SofTMech with MIT and POLIMI (SofTMechMP)

Lead Research Organisation: University of Glasgow
Department Name: School of Mathematics & Statistics


Soft tissue related diseases (heart, cancer, eyes) are among the leading causes of death worldwide. Despite extensive
biomedical research, a major challenge is a lack of mathematical models that predict soft tissue mechanics across
subcellular to whole organ scales during disease progression. Given the tremendous scope, the unmet clinical needs, our
limited manpower, and the existence of complementary expertise, we seek to forge NEW collaborations with two world-leading
research centres: MIT and POLIMI, to embark on two challenging themes that will significantly stretch the initial
SofTMech remit: A) Test-based microscale modelling and upscaling, and B) Beyond static hyperelastic material to include
viscoelasticity, nonlinear poroelasticity, tissue damage and healing. Our research will lead to a better understanding of how
our bodies work, and this knowledge will be applied to help medical researchers and clinicians in developing new therapies
to minimise the damage caused by disease progression and implants, and to develop more effective treatments.
The added value will be a major leap forward in the UK research. It will enable us to model soft tissue damage and healing
in many clinical applications, to study the interaction between tissue and implants, and to ensure model reproducibility
through in vitro validations. The two underlying themes will provide the key feedback between tissue and cells and the
response of cells to dynamic local environments. For example, advanced continuum mechanics approaches will shed new
light on the influence of cell adhesion, angiogenesis and stromal cell-tumour interactions in cancer growth and spread, and
on wound healing implant insertion that can be tested with in vitro and in vivo systems. Our theoretical framework will
provide insight for the design of new experiments.
Our proposal is unique, timely and cost-effectively because advances in micro- and nanotechnology from MIT and POLIMI
now enable measurements of sub-cellular, single cell, and cell-ECM dynamics, so that new theories of soft tissue
mechanics at the nano- and micro-scales can be tested using in vitro prototypes purposely built for SofTMech. Bridging
the gaps between models at different scales is beyond the ability of any single centre. SofTMech-MP will cluster the critical
mass to develop novel multiscale models that can be experimentally tested by biological experts within the three world-leading
Centres. SofTMech-MP will endeavour to unlock the chain of events leading from mechanical factors at subcellular
nanoscales to cell and tissue level biological responses in healthy and pathological states by building a new mathematics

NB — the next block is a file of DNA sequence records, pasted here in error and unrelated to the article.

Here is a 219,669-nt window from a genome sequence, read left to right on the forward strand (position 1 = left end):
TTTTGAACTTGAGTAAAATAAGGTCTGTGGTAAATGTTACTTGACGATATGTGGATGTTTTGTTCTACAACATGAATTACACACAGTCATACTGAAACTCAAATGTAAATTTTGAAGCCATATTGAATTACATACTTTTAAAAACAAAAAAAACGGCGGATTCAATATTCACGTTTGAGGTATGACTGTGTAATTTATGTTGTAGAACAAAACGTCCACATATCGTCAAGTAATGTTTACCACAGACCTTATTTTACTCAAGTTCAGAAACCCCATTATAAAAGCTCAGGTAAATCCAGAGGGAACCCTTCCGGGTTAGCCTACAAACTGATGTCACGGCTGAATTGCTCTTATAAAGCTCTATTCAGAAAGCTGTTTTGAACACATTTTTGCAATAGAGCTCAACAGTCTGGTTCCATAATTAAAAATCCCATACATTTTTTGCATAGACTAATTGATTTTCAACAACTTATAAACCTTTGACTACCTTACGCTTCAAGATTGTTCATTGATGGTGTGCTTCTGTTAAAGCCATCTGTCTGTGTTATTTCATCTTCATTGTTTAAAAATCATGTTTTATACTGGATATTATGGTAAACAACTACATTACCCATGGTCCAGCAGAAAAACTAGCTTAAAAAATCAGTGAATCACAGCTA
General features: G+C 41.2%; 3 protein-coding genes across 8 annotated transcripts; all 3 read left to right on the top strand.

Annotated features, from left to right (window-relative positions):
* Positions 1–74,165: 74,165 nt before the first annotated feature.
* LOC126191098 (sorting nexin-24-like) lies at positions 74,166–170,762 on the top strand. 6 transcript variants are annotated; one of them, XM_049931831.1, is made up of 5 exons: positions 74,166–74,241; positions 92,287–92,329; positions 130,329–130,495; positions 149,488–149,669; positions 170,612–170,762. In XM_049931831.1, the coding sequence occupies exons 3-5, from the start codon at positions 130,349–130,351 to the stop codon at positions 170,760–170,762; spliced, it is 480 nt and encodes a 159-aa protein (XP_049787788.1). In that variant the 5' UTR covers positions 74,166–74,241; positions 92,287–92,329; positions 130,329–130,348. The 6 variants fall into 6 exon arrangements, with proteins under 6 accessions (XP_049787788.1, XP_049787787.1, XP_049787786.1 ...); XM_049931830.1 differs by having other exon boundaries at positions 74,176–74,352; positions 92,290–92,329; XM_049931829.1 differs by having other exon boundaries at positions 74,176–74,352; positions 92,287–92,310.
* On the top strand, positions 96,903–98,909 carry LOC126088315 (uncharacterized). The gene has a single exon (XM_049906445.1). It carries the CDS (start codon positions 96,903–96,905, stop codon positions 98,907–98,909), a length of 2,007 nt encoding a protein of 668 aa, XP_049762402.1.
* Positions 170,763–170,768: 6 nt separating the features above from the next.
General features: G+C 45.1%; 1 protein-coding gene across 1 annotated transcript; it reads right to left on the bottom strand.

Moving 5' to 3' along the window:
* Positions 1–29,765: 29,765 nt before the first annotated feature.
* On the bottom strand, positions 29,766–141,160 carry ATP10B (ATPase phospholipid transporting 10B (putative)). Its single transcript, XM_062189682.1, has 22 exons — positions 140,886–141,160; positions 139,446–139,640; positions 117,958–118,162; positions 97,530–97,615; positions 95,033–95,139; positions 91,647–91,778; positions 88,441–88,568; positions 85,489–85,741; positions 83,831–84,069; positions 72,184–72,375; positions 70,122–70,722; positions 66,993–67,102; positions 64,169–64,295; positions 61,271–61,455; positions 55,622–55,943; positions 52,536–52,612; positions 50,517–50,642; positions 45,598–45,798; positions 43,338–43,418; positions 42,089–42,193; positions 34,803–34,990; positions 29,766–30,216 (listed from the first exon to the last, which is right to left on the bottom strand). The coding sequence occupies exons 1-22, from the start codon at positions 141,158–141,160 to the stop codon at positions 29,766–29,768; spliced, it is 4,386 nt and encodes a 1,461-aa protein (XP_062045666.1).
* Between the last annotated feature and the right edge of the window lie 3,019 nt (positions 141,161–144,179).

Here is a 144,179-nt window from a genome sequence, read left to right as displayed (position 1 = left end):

Our novel multiscale modelling will lead to new mathematics including new numerical methods, that will be informed
and validated by the design and implementation of experiments at the MIT and POLIMI centres. This will be of enormous
benefit in attacking problems involving large deformation poroelasticity, nonlinear viscoelasticity, tissue dissection, stent-related
tissue damage, and wound healing development. We will construct and analyse data-based models of cellular and
sub-cellular mechanics and other responses to dynamic local anisotropic environments, test hypotheses in mechanistic
models, and scale these up to tissue-level models (evolutionary equations) for growth and remodelling that will take into
account the dynamic, inhomogeneous, and anisotropic movement of the tissue. Our models will be simulated in the
various projects by making use of the scientific computing methodologies, including the new computer-intensive methods
for learning the parameters of the differential equations directly from noisy measurements of the system, and new methods
for assessing alternative structures of the differential equations, corresponding to alternative hypotheses about the
underlying biological mechanisms.

Planned Impact

Academic beneficiaries:

Multi-scale soft tissue modelling, based on biological processes and specifically designed
experiments, attacks the grand challenge of integrating cellular and sub-cellular mechanics with tissue and organ scale
mechanics that lies at the core of biomechanics research. Thus, the project will contribute to both basic and applied
sciences, as well as the translational (healthcare) domain. Our novel statistical inference methods will provide powerful
tools that will also be of benefit to cognate disciplines, like pathway medicine and systems biology.